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London claims top-spot in renminbi foreign exchange transactions

By Cecily Liu in London | | Updated: 2017-04-25 23:57

London ranked No 1 for offshore renminbi foreign exchange transactions during the first three months of 2017, according to the latest data released by a leading global financial network on Tuesday.

The Society for Worldwide Interbank Financial Telecommunication says 36.3 percent of global offshore renminbi exchange transactions were conducted through London. Hong Kong was in second place, with 29.3 percent. The United States and France both handled 7.3 percent.

Analysts said London’s history as a leading foreign exchange trading center, and the British government’s push to engage with China on trading activities, were key drivers for the performance.

“London is already the world’s preeminent hub for foreign exchange trading. More recently, the current UK government has been forced to look outside the European Union for business, this includes China and other emerging market economies," said Jan Dehn, head of research at London-based Ashmore Investment Management.

In recent years, the renminbi has increasingly been used as an invoicing currency for trading activities with China because overseas traders have been able to secure better trading margins with their Chinese counterparts. In addition, the value of British exports to China increased by 108 percent between 2010 and 2016.

The increased use of the renminbi for export invoicing has also prompted greater trading in the currency by big financial institutions looking to hedge currency risks for their clients, or to profit from speculative trades.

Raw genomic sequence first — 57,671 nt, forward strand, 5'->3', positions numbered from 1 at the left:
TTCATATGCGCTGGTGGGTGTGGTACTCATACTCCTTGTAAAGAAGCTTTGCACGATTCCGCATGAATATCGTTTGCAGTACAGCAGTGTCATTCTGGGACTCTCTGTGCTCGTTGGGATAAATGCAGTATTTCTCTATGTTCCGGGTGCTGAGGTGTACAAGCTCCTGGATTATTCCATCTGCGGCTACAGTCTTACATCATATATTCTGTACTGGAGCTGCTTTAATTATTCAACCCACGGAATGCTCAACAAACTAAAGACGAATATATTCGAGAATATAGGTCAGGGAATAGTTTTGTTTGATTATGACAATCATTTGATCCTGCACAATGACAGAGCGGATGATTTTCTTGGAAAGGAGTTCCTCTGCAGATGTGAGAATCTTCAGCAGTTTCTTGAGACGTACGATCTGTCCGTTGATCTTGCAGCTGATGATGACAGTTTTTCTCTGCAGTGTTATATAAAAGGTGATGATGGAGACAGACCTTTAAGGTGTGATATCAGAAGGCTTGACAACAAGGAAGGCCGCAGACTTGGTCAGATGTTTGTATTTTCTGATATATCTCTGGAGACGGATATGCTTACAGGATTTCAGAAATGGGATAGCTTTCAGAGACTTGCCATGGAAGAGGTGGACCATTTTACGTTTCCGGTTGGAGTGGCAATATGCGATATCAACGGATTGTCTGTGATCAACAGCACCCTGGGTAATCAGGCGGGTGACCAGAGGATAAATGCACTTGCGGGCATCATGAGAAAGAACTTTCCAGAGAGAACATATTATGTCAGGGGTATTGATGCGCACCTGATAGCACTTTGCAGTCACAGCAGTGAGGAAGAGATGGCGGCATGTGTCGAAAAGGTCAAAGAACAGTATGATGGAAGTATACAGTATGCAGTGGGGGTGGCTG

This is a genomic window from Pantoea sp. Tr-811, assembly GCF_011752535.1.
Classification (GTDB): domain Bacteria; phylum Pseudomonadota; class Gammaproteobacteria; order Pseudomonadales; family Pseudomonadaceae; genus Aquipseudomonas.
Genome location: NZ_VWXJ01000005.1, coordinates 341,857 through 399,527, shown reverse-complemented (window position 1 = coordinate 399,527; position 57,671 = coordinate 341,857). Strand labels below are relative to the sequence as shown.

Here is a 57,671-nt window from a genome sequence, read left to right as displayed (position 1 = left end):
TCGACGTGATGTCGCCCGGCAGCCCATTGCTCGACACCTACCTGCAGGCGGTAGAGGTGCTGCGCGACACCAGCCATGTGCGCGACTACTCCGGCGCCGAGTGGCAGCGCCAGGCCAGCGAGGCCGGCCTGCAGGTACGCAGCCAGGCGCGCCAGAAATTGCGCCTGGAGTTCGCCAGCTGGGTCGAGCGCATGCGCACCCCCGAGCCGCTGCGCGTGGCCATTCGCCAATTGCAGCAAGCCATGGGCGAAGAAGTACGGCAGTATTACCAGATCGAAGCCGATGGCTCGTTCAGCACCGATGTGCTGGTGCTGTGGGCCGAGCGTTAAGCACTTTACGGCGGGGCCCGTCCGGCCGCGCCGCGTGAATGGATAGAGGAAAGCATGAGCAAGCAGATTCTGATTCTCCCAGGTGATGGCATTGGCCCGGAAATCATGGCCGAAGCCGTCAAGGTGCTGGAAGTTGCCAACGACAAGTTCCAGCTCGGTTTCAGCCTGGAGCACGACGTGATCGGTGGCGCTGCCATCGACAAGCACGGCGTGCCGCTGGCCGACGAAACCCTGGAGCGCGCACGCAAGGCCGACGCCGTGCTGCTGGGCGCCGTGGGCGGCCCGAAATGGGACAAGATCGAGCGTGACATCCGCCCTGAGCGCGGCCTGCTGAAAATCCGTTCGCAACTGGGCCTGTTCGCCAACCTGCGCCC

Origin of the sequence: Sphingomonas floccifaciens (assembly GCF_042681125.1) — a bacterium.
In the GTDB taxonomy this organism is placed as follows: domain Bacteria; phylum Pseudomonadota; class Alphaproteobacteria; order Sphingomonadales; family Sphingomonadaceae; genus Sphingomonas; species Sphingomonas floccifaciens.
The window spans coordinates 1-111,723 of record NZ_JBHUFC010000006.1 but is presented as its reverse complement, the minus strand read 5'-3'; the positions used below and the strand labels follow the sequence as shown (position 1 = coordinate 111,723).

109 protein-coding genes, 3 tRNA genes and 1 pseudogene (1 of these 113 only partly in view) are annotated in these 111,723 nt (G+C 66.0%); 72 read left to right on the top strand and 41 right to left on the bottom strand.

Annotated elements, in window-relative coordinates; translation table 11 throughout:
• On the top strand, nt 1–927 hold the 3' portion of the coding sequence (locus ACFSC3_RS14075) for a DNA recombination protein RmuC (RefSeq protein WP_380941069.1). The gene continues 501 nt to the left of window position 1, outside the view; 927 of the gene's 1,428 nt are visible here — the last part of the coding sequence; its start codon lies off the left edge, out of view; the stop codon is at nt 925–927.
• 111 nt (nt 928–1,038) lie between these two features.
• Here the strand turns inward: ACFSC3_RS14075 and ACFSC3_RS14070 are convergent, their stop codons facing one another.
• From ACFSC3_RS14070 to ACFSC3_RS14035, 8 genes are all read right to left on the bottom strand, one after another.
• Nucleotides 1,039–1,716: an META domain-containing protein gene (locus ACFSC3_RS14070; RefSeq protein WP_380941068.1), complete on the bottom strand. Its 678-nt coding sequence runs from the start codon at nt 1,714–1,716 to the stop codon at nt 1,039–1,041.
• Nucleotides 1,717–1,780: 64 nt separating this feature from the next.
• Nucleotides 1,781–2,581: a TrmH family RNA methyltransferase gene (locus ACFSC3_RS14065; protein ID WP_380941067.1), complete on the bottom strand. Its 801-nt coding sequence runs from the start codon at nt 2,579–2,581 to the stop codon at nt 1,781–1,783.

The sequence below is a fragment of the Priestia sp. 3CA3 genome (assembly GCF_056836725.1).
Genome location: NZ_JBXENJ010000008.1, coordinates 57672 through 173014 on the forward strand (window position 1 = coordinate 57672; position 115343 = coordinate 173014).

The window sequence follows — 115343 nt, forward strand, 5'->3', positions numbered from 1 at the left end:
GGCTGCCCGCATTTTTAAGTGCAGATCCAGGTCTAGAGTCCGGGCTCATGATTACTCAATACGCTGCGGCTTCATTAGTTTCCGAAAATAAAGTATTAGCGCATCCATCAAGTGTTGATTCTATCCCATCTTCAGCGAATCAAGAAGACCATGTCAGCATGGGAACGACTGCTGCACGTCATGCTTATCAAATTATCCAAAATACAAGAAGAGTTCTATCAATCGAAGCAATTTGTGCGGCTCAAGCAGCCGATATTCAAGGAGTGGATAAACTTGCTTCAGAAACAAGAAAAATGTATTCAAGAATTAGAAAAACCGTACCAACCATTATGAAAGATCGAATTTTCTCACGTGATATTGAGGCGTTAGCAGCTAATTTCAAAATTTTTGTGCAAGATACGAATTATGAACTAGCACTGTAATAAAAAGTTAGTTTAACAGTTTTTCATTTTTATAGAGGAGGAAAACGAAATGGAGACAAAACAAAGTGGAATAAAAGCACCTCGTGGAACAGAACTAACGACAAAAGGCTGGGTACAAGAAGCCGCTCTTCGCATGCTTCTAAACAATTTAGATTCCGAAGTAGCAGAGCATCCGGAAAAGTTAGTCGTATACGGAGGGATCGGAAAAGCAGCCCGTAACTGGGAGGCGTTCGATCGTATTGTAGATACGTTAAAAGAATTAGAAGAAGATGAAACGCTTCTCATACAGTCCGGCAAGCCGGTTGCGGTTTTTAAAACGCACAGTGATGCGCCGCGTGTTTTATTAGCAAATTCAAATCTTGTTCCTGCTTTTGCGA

The SWIFT data also showed a steady increase in renminbi foreign exchange transactions during the last five years, with the number of renminbi-denominated transactions reaching more than 13 million in 2016, from 1.8 million in 2011.

Helena Huang, China economist at ICBC Standard Bank, said the growth of renminbi foreign exchange trading in London was a reflection of the growing acceptance of the renminbi among global public-sector investors, helped by the renminbi’s inclusion in the International Monetary Fund’s basket of special drawing rights last October.

Danae Kyriakopoulou, head of research at the think-tank OMFIF, said other factors behind the trend include China’s macroeconomic and exchange rate stability, firm growth, and the progress of Belt and Road Initiative projects.

Many Belt and Road projects are being financed with the renminbi, and many London-based banks have expressed a desire to finance those deals.

Despite its growth, renminbi trading in London only accounted for 2 percent of average daily turnover in London as of October, according to the latest Bank of England data.

“Looking ahead, there is plenty of headroom for renminbi foreign exchange trading to flourish in London as the yuan closes the gap with the other four SDR basket currencies," Huang said.

The SWIFT data also showed London to be the largest renminbi payment center outside China with a 5.66 percent share. However, it was far behind Hong Kong – the leading offshore hub of the currency – which had a 76.14 percent share. Singapore stands at No 3 with a share of 4.19 percent.

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